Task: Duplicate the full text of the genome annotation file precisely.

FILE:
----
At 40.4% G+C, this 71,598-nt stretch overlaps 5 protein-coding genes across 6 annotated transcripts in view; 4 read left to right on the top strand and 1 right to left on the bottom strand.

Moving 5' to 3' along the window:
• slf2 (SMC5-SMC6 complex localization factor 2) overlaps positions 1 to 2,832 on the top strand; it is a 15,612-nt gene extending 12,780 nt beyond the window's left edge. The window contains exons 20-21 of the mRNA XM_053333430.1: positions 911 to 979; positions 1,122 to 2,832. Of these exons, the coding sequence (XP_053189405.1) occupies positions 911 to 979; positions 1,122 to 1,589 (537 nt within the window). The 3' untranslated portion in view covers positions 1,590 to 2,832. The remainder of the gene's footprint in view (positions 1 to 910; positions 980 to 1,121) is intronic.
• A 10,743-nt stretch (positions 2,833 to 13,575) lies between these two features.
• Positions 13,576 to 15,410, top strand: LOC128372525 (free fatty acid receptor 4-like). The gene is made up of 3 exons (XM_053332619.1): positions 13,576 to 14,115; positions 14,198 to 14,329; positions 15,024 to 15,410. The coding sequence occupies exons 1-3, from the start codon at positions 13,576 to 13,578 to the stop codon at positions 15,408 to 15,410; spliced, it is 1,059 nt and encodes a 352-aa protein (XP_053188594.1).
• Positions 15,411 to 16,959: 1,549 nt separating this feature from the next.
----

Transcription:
At 40.4% G+C, this 71,598-nt stretch overlaps 5 protein-coding genes across 6 annotated transcripts in view; 4 read left to right on the top strand and 1 right to left on the bottom strand.

Moving 5' to 3' along the window:
• slf2 (SMC5-SMC6 complex localization factor 2) overlaps positions 1 to 2,832 on the top strand; it is a 15,612-nt gene extending 12,780 nt beyond the window's left edge. The window contains exons 20-21 of the mRNA XM_053333430.1: positions 911 to 979; positions 1,122 to 2,832. Of these exons, the coding sequence (XP_053189405.1) occupies positions 911 to 979; positions 1,122 to 1,589 (537 nt within the window). The 3' untranslated portion in view covers positions 1,590 to 2,832. The remainder of the gene's footprint in view (positions 1 to 910; positions 980 to 1,121) is intronic.
• A 10,743-nt stretch (positions 2,833 to 13,575) lies between these two features.
• Positions 13,576 to 15,410, top strand: LOC128372525 (free fatty acid receptor 4-like). The gene is made up of 3 exons (XM_053332619.1): positions 13,576 to 14,115; positions 14,198 to 14,329; positions 15,024 to 15,410. The coding sequence occupies exons 1-3, from the start codon at positions 13,576 to 13,578 to the stop codon at positions 15,408 to 15,410; spliced, it is 1,059 nt and encodes a 352-aa protein (XP_053188594.1).
• Positions 15,411 to 16,959: 1,549 nt separating this feature from the next.